CLOSE
iStock
iStock

Why Do Optometrists Blow Puffs of Air Into Your Eye?

iStock
iStock

I’m basically blind without my contacts, so every year I dutifully schlep to the optometrist to get my eyes tested and outfitted for a new prescription. And every year, I dread it—not just because of the pressure to read the tiniest lines without squinting (just me?), but because of the part of the exam where the doctor has me sit in front of a machine and blasts two puffs of air into each eye. Yesterday, I sat through the torturous puffs of air again, and I asked my optometrist: Is this necessary? Can I skip it next time?

Unfortunately for me, this part of the eye exam helps the doctor determine the fluid pressure inside my eyeball, and is therefore totally necessary. High pressure in the eye can cause glaucoma, or vision loss due to damage of the optic nerve. So the doctor asks me to put my chin on the chin rest, stare at a green light, and then uses a machine called a non-contact tonometer to administer two gentle (but totally startling) puffs of air onto the surface of my eye. The machine measures the air that bounces back and then calculates my intraocular pressure. No one likes this part of the test; it was even the subject of an episode of Friends:

There are other ways to test for glaucoma, but many optometrists opt for the air puff test because it’s quick and painless for the patient. So I guess next year, I'll just have to open my eyes up wide and bear it.

nextArticle.image_alt|e
iStock
arrow
Big Questions
Why Does Turkey Make You Tired?
iStock
iStock

Why do people have such a hard time staying awake after Thanksgiving dinner? Most people blame tryptophan, but that's not really the main culprit. And what is tryptophan, anyway?

Tryptophan is an amino acid that the body uses in the processes of making vitamin B3 and serotonin, a neurotransmitter that helps regulate sleep. It can't be produced by our bodies, so we need to get it through our diet. From which foods, exactly? Turkey, of course, but also other meats, chocolate, bananas, mangoes, dairy products, eggs, chickpeas, peanuts, and a slew of other foods. Some of these foods, like cheddar cheese, have more tryptophan per gram than turkey. Tryptophan doesn't have much of an impact unless it's taken on an empty stomach and in an amount larger than what we're getting from our drumstick. So why does turkey get the rap as a one-way ticket to a nap?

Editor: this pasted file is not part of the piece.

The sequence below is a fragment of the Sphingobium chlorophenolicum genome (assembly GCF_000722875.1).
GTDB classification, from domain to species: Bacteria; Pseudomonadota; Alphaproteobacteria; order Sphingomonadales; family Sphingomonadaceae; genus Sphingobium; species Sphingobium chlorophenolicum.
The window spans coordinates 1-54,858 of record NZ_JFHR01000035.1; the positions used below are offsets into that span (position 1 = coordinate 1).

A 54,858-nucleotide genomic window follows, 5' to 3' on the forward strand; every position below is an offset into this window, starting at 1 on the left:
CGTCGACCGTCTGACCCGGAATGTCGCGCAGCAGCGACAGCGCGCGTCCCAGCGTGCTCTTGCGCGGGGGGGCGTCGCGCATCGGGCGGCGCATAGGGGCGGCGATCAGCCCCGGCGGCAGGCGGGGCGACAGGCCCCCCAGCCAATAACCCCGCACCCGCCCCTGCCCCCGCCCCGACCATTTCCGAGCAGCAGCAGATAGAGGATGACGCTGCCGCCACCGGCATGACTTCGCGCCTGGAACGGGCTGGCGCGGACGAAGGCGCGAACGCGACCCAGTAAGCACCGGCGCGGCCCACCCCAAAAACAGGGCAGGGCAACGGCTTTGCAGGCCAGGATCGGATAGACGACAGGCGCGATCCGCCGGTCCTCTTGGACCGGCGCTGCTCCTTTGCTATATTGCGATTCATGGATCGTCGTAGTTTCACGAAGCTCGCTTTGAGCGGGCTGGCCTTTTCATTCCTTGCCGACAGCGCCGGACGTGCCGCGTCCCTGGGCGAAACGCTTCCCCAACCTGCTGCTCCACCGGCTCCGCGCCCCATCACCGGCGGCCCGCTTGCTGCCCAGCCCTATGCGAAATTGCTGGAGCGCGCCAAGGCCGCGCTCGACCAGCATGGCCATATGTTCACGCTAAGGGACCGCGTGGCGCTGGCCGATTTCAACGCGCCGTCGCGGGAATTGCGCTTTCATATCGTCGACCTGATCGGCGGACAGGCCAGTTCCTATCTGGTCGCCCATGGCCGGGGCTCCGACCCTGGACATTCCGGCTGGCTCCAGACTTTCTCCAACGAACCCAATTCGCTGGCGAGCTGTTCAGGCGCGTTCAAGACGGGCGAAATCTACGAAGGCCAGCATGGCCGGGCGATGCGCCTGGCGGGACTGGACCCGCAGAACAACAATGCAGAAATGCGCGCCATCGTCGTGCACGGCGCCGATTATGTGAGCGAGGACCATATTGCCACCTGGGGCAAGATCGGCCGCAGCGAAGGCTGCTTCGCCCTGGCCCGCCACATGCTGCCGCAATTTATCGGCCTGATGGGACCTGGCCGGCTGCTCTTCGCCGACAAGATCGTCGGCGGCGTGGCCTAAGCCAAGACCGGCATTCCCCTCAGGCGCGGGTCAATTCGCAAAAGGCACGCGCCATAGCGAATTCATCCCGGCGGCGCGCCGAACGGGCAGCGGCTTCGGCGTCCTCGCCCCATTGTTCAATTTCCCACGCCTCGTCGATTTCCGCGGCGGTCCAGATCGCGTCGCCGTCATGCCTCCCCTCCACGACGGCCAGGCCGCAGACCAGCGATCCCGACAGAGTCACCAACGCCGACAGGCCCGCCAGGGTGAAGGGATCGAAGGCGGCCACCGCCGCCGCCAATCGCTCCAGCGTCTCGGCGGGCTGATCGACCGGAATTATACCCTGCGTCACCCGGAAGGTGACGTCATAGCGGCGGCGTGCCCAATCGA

The urge to snooze is more the fault of the average Thanksgiving meal and all the food and booze that go with it. Here are a few things that play into the nap factor:

Fats: That turkey skin is delicious, but fats take a lot of energy to digest, so the body redirects blood to the digestive system. Reduced blood flow in the rest of the body means reduced energy.

Alcohol: What Homer Simpson called the cause of—and solution to—all of life's problems is also a central nervous system depressant.

Overeating: Same deal as fats. It takes a lot of energy to digest a big feast (the average Thanksgiving meal contains 3000 calories and 229 grams of fat), so blood is sent to the digestive process system, leaving the brain a little tired.

Have you got a Big Question you'd like us to answer? If so, let us know by emailing us at bigquestions@mentalfloss.com.

nextArticle.image_alt|e
Getty Images
arrow
Big Questions
How Are Balloons Chosen for the Macy's Thanksgiving Day Parade?
Getty Images
Getty Images

The balloons for this year's Macy’s Thanksgiving Day Parade range from the classics like Charlie Brown to more modern characters who have debuted in the past few years, including The Elf On The Shelf. New to the parade this year are Olaf from Disney's Frozen and Chase from Paw Patrol. But how does the retail giant choose which characters will appear in the lineup?

Balloon characters are chosen in different ways. For example, in 2011, Macy’s requested B. Boy after parade organizers saw the Tim Burton retrospective at the Museum of Modern Art. (The company had been adding a series of art balloons to the parade lineup since 2005, which it called the Blue Sky Gallery.) When it comes to commercial balloons, though, it appears to be all about the Benjamins.

First-time balloons cost at least $190,000—this covers admission into the parade and the cost of balloon construction. After the initial year, companies can expect to pay Macy’s about $90,000 to get a character into the parade lineup. If you consider that the balloons are out for only an hour or so, that’s about $1500 a minute.

Have you got a Big Question you'd like us to answer? If so, let us know by emailing us at bigquestions@mentalfloss.com.

SECTIONS

arrow
LIVE SMARTER
More from mental floss studios